The FSSF returned to San Francisco not long after the island had been declared entirely secure. Unsure of what would come next for the elite but fresh commandos, the men were all given a 10-day furlough which Delmar used to return to Portland to visit his mother and sister one last time before he went off for good. Unbeknownst to Delmar, however, this would be the last time he ever got to see his mother alive, as she would pass the next year while he was in Italy. Nonetheless, the furlough came to an end and Delmar quickly found himself back with the unit that had been flagged for a potential new operation. General Mark Clark, commander of the 5th Army, invaded Italy at the beginning of September and found himself in dire need of effective combat troops, especially those accustomed to the mountainous terrain of the Italian peninsula. In October the FSSF made its way to Camp Patrick Henry, Virginia where men were reorganized and promoted in preparation for their trip to the Mediterranean theater of war. It was around here that Delmar was recognized as a combat leader, promoted to sergeant, and put in command of his own section. As a section leader, Delmar was now directly responsible for 12 other men as he led one of the six primary sections comprising his company. On 28 October the FSSF set sail on board the Empress of Scotland, arriving in Casablanca a few weeks later. The journey continued from there as the men took old WWI-era boxcars on a train to Oran, finally setting sail once before arriving in Naples on 19 November 1943.

     The situation in Italy was dire. Kesselring, commander of the German forces, had set up his infamously impenetrable “winter line” across the southern mountain ranges of Italy and the 5th Army had spent a tremendous amount of man and firepower attempting to break through. At this point, General Clark had two specific mountains holding up a critical part of his advance, La Difensa and La Remetanea. These two hills, located within the Camino range, were an essential part of the advance towards Cassino and thus a high priority for the Allied forces to secure. Held by a force of roughly 400 veteran German troops of the 15th Panzer-Grenadier Division, the 3,100-foot-tall La Difensa became the primary target for the FSSF. Following a series of failed assaults by the 3rd Infantry Division, the presumably insurmountable obstacle was given a fresh take through the force. As Delmar and the FSSF made their way towards their new objective, they were officially assigned to the 36th Infantry Division as their new immediate commanding and supporting unit within the II Corps. Upon arrival, the Force began working with pathfinders from the 142nd Infantry Regiment to map out possible routes up the hill, leading to a daring plan wherein the 2nd Regiment of the FSSF would be tasked with climbing the sharp cliff face to surprise the Germans at the rear of their positions. The task was a daunting one but by 1430 on 1 December Delmar and the 2nd Regiment began making their way in full combat gear to the base of the mountain.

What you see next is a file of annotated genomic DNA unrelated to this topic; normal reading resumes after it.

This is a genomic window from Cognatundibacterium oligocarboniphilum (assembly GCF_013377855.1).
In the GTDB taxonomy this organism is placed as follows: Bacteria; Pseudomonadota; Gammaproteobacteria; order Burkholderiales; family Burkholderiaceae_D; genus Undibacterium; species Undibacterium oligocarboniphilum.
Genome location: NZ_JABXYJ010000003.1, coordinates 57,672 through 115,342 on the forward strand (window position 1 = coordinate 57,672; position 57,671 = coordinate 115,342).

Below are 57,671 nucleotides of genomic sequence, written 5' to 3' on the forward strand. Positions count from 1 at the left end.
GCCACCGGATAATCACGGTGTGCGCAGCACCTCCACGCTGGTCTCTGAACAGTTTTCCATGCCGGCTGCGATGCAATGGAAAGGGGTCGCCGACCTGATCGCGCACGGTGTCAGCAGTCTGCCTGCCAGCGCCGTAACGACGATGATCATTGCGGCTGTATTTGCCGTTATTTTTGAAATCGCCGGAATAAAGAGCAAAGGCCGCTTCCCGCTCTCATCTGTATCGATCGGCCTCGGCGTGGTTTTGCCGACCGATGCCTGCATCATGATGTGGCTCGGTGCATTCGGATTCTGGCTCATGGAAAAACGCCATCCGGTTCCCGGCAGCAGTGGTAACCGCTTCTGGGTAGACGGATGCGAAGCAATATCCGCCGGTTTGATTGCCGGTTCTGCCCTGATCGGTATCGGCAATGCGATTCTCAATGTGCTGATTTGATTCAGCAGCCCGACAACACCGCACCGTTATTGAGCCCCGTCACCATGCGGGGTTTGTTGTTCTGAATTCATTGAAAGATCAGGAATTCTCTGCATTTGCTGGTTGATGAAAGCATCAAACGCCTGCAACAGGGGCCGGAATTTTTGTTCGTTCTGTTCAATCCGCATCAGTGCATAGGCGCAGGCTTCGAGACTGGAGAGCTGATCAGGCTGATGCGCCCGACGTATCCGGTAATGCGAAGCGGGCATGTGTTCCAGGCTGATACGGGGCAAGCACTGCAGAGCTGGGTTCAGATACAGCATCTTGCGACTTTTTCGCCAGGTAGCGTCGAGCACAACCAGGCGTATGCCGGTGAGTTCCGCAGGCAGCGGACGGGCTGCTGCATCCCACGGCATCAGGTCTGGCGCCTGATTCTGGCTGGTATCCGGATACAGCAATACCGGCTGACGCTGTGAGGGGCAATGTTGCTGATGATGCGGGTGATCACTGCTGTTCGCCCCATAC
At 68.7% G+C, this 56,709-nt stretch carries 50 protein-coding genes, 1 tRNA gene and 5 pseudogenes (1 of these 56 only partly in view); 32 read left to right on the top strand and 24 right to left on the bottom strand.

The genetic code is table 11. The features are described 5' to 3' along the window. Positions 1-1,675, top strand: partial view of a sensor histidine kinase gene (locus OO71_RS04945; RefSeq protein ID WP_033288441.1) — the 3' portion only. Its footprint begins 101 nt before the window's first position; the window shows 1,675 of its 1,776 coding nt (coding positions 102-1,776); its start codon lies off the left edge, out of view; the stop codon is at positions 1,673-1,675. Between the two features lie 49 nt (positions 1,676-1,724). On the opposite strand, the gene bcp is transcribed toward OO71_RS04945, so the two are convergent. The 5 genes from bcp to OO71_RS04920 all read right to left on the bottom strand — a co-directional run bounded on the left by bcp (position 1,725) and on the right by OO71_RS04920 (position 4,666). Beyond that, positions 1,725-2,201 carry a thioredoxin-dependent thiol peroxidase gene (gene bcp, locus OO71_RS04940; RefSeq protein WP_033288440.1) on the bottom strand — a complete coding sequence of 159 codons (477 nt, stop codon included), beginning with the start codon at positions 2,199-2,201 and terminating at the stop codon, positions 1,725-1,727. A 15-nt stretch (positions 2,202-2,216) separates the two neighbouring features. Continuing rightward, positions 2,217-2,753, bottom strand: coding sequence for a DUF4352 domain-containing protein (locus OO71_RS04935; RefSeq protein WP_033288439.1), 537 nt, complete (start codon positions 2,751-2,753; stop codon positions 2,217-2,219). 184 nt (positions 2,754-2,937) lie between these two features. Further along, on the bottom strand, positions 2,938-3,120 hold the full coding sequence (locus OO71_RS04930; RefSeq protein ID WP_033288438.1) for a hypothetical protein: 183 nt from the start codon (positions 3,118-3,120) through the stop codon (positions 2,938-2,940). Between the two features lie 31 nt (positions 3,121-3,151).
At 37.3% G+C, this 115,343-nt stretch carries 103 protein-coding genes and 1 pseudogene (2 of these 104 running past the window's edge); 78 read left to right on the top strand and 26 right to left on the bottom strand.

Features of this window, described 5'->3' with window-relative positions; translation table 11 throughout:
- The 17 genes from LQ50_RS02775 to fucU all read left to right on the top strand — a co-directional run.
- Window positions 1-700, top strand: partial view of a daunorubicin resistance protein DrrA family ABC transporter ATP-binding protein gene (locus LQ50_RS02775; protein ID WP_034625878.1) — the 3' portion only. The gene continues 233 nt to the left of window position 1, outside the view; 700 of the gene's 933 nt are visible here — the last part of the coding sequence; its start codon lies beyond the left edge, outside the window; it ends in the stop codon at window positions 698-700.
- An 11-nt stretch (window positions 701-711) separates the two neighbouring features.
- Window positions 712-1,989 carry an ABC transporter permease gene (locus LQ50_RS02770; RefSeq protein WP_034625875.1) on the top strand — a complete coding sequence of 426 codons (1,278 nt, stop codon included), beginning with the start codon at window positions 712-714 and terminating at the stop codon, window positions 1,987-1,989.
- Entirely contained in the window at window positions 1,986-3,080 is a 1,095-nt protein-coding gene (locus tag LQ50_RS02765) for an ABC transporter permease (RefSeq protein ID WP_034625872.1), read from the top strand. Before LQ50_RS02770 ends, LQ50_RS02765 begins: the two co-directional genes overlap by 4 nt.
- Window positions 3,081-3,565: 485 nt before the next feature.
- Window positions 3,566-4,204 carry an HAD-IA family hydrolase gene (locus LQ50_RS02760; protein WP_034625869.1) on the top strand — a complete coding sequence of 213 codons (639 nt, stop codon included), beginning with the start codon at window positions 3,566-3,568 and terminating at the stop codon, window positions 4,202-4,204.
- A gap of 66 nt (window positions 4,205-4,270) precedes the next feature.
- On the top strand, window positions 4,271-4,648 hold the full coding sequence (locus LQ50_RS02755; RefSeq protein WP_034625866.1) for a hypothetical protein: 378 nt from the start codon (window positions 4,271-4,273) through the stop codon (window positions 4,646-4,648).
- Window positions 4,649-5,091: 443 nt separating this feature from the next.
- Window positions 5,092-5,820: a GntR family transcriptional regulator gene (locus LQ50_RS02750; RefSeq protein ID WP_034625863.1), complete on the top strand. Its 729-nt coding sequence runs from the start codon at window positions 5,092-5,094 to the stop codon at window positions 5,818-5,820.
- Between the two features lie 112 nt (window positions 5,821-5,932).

Working their way through the constant rain and bogged, rocky, and muddy mountain paths, the 2nd Regiment reached the bottom and began their main climb at 2000 in complete darkness, reaching the final cliff face by 2230. These last 200 meters required a series of rope ladders and beginning at 0100, the 1st Battalion started to make their way up onto the peak. At around 0430 the 1st Battalion reached the top and began moving into position, allowing for Delmar and his battalion to scale the cliffs themselves. Unfortunately, their climb would prove a little direr. Despite an intensive artillery barrage the entire day before, German troops still managed to keep watch throughout the night hours and upon hearing the slipping of falling rocks by Forcemen from the 1st Battalion, opened fire upon them who seemed to have appeared from thin air. Taken completely by surprise, the German troops found themselves engaged with an exceptional Allied force all around them. The next few hours were full of machine-gun, mortar, howitzer, and other small arms fire as the 1st Battalion attempted to push towards the central German lines. Meanwhile, Delmar and his battalion were slowly making their way to the top to engage in the fray. It was likely a rather stressful situation for Delmar, having to sit on the cliff top clutching his Thompson submachine gun watching as German fire rained down around his unit while he waited for the rest of the men to join them and begin their assault. The cold and rainy night climb gave way to a foggy sunrise as the final men from Delmar’s battalion reached the top of the cliffs and the entire 2nd Regiment could finally engage the German troops.